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Next Time, Those Fertilizer Bombs Will Fizzle (Not Explode)

An engineer who trained US soldiers to avoid improvised explosive devices (IEDs) has developed a fertilizer that helps plants grow but can't detonate the type of bomb that was used in the Boston Marathon. It's an alternative to ammonium nitrate, an agricultural staple that is also the raw ingredient in most of the IEDs in Afghanistan.

Ammonium nitrate fertilizer is illegal in Afghanistan but legal in neighboring Pakistan, where a quarter of the gross domestic product and half the workforce depend on agriculture. When mixed with a fuel such as diesel, ammonium nitrate is highly explosive. It was used in about 65% of the 16,300 homemade bombs in Afghanistan in 2012, according to government reports. There were 9,300 IED events in the country in 2009.

IEDs have killed more American troops than any other weapon during the 11-year war in Afghanistan. About 1,900 troops were killed or wounded in IED attacks in 2012, 60% of American combat casualties.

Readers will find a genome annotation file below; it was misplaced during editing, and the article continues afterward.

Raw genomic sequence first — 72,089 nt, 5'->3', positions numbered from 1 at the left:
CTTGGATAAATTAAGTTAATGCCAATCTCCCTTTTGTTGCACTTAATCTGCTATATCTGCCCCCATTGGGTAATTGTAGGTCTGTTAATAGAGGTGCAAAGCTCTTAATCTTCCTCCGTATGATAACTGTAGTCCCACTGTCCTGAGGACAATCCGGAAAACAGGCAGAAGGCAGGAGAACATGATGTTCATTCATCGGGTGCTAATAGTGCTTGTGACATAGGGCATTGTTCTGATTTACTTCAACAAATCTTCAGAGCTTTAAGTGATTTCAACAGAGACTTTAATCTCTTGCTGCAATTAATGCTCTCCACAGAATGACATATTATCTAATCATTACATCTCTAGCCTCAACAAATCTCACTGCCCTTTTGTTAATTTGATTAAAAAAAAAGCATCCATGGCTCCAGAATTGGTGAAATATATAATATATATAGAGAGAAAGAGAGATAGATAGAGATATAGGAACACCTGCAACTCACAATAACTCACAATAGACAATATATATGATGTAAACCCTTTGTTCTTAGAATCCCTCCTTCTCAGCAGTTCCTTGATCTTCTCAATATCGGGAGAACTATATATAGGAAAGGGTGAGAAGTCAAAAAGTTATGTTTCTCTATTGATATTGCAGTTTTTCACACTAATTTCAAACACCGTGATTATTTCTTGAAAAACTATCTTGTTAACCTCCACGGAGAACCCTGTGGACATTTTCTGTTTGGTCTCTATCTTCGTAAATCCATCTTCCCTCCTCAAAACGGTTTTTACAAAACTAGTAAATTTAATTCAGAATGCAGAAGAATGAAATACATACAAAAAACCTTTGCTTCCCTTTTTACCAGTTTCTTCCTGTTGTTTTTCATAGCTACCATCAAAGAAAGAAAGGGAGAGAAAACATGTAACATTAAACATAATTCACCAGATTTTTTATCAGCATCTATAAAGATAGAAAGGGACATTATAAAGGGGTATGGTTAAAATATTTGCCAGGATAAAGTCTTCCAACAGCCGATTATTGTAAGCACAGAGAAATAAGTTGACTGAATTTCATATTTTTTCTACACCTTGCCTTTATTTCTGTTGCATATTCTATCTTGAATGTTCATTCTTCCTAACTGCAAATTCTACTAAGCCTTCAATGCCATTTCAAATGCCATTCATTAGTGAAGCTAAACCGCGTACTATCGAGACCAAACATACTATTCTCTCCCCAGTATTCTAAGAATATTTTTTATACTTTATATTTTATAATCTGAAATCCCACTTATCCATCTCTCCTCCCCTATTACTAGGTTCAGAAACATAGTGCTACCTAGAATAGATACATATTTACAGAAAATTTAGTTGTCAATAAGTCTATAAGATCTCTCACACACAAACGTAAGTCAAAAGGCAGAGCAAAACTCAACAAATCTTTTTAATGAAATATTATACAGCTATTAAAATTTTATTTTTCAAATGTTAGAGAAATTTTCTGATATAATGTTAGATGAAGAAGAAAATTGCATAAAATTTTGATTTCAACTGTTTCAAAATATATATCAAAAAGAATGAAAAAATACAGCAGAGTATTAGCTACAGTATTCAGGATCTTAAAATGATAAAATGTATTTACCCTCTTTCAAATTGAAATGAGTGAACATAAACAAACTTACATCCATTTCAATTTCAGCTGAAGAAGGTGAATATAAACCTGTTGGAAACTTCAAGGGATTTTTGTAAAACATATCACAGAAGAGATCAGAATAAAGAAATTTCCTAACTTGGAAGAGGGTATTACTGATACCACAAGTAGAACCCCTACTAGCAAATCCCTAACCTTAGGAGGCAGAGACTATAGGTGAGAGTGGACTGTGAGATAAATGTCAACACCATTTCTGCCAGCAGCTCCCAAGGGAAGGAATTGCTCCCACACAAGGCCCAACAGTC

Ammonium nitrate explosives are not limited to Afghanistan. More than 700 IED attacks take place outside Afghanistan each month, and more than 17,000 global IED events have occurred in 123 countries in the past two years. The United States witnessed how deadly ammonium nitrate can be in the 1995 Oklahoma City bombing that killed 168 people.

US efforts to curb the flow of ammonium nitrate fertilizer into Afghanistan through seizures, export controls and diplomacy have had limited success. The Joint Improvised Explosive Device Defeat Organization (JIEDDO) was established by the Department of Defense in 2006 to reach out to the armed services, private sector and academia for counter-IED technologies. JIEDDO last year issued a call for ideas on how to neutralize ammonium nitrate as an IED explosive.

Optical engineer Kevin Fleming took on the challenge and developed a fertilizer formula as good as, if not better, than ammonium nitrate, but not detonable. He says, "I looked at it differently. I've been an organic gardener since I was eight. We had five acres in Las Cruces with the problems of calcareous soils that are very similar to those in the Middle East. I know something about commercial farming."

He also knew the chemistry of IEDs from years of training soldiers how to deal with them.

His company (Scandia) has decided not to patent or license the formula, but to make it freely available in hopes of saving lives.

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